"Anybody who wanders around the world saying, "Hell yes, I'm from Texas," deserves whatever happens to him."
Art Tatum, Blue Skies.
There is the oft-told story in which Fats Waller, spying the pianist Art Tatum in the crowd one evening, tells the audience "God is in the house tonight." Tatum could inspire idolatry--he can appear to be a sort of strange, elemental force, standing both within and outside of jazz (he never considered himself a jazz player), untouchable, like some pure embodiment of improvisation.
While Tatum recorded a number of brilliant duets and trios (in particular, his work with Ben Webster in the '50s), he often seemed most comfortable alone at the keyboard, where his only rivals were Liszt and Chopin. Here he takes on Irving Berlin's "Blue Skies"--after a moody intro, he offers the Berlin theme relatively straightforward until, about 40 seconds in, he begins to break it apart. Berlin's melody is one of the most hummable ever crafted, but Tatum begins to alter the tempo at whim, throwing in odd chord subsitutions or filigrees, as though he's trying to find further reservoirs of sound buried in the tune, and never resting (his hands don't seem to leave the keyboard throughout the performance).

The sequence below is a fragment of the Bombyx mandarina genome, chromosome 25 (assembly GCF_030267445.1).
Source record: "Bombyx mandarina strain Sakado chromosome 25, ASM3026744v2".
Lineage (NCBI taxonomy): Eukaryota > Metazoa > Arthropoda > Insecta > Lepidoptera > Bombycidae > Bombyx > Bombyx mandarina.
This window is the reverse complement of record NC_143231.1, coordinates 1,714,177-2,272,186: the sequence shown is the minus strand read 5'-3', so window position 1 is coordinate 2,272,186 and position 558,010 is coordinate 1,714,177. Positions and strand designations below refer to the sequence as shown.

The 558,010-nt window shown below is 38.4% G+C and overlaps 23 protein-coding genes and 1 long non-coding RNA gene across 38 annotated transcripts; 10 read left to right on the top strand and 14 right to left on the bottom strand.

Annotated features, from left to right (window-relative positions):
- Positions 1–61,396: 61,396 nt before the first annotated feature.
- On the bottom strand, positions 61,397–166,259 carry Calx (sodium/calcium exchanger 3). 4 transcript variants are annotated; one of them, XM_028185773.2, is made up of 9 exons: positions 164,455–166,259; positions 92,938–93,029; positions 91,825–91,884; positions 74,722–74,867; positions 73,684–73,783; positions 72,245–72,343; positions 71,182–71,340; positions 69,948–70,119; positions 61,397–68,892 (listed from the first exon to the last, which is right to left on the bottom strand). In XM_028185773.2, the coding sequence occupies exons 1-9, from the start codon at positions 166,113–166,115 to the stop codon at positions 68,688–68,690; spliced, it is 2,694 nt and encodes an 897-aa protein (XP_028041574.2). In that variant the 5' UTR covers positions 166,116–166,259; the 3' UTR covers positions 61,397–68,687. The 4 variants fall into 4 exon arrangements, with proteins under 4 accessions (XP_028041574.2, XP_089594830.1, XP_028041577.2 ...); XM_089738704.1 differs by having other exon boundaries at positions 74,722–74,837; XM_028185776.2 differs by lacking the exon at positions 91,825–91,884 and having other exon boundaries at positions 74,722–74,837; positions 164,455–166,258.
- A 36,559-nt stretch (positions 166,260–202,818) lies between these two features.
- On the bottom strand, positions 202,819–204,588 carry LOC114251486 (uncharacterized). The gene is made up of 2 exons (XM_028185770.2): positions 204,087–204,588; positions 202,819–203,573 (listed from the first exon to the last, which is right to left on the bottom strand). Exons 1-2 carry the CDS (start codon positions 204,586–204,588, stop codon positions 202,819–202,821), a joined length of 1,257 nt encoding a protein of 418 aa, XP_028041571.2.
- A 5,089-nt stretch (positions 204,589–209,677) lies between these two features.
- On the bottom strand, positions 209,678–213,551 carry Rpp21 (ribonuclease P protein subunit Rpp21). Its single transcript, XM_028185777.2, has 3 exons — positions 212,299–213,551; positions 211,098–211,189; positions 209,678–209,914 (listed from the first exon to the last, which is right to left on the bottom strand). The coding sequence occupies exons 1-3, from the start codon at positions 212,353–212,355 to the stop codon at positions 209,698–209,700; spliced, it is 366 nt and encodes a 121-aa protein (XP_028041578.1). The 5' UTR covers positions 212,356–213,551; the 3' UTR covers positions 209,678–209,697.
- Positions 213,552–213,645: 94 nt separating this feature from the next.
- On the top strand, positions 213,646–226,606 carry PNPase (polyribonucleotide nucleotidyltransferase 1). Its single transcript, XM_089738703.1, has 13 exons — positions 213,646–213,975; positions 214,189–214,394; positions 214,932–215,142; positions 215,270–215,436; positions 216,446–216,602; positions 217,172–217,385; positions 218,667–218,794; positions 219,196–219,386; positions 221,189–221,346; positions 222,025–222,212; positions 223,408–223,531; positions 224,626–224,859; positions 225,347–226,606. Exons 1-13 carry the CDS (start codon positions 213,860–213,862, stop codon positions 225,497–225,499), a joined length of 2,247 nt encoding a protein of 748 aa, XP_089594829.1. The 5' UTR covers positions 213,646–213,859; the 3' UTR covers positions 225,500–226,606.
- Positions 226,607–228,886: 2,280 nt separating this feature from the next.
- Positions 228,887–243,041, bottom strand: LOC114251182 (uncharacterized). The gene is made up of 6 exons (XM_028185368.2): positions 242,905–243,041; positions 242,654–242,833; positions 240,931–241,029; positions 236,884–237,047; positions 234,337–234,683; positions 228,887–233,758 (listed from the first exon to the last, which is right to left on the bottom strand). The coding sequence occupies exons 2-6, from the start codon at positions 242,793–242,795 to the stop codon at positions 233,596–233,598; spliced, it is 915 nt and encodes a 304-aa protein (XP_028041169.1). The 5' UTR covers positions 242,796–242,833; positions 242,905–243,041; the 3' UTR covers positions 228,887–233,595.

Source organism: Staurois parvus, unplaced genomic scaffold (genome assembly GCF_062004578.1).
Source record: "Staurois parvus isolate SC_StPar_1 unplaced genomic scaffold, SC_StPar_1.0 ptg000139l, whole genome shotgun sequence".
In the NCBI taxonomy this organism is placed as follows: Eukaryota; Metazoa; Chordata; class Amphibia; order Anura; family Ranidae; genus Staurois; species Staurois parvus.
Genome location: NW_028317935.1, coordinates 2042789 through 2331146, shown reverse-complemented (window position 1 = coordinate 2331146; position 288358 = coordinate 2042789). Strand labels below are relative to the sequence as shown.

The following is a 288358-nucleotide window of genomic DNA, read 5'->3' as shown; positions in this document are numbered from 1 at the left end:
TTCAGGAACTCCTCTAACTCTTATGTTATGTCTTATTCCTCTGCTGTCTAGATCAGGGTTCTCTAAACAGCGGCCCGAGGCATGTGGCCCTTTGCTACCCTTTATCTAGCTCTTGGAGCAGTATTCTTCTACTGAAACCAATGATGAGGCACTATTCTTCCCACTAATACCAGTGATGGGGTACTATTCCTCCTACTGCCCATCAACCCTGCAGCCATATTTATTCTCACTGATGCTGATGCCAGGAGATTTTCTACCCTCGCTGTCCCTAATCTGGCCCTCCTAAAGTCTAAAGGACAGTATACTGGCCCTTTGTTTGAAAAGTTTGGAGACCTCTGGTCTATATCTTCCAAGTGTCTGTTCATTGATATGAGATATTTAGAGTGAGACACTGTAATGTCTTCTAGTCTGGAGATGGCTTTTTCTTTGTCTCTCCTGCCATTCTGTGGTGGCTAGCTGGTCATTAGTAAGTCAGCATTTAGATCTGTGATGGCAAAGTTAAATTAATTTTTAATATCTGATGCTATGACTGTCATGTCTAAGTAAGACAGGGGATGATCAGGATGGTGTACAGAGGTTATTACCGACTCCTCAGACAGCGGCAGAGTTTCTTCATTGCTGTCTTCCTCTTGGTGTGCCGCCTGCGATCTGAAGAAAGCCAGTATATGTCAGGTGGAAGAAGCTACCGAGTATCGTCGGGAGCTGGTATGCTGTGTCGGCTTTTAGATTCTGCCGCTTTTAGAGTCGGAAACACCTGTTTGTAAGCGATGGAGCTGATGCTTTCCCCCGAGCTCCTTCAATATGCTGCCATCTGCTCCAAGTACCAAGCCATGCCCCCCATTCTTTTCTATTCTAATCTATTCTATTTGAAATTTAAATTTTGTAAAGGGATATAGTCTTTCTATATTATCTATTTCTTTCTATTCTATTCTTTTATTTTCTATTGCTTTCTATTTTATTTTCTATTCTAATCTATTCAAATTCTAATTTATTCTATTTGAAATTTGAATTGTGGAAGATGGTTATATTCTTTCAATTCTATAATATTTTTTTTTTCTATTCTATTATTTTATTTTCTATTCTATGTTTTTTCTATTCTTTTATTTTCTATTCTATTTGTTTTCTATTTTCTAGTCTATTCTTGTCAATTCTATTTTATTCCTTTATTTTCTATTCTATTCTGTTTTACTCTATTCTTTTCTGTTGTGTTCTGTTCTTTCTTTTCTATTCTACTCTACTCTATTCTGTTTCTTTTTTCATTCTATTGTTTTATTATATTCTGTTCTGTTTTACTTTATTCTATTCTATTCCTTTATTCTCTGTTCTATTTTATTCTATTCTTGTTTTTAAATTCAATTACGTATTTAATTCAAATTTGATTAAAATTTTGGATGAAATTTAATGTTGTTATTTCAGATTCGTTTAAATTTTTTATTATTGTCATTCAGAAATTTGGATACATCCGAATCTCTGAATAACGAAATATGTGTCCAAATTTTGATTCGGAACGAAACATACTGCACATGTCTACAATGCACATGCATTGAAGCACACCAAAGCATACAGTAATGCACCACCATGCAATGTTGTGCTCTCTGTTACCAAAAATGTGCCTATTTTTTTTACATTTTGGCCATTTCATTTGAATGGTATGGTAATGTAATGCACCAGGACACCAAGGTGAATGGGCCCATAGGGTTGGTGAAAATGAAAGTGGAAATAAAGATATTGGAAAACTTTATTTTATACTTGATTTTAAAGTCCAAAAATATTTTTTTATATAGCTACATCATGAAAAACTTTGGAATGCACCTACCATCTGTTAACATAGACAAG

By song's end, he has fractured it into something wholly new (one reviewer has heard a phrase from Thelonious Monk's "In Walked Bud" (recorded in '47) at the end, which, if so, would be a very rare homage by Tatum to one of his contemporaries.)
"Blue Skies" was recorded on September 29, 1949. You can find it with other '49 Capitol solo performances here.
Today is my birthday, so here's a bonus song:
Frank Sinatra and Tommy Dorsey, Blue Skies.
From 1941, when you could still hear the dew in Sinatra's voice. Bliss.
Goodbye Raoul Duke. A lot of people cite Fear and Loathing in Las Vegas as their favorite Hunter S. Thompson work, but for me it's "The Kentucky Derby is Decadent and Depraved," a magazine article he wrote in 1970, and which made the business of writing and reporting seem to be the best job in the world. At least he outlived Nixon and Reagan, two of his favorite enemies.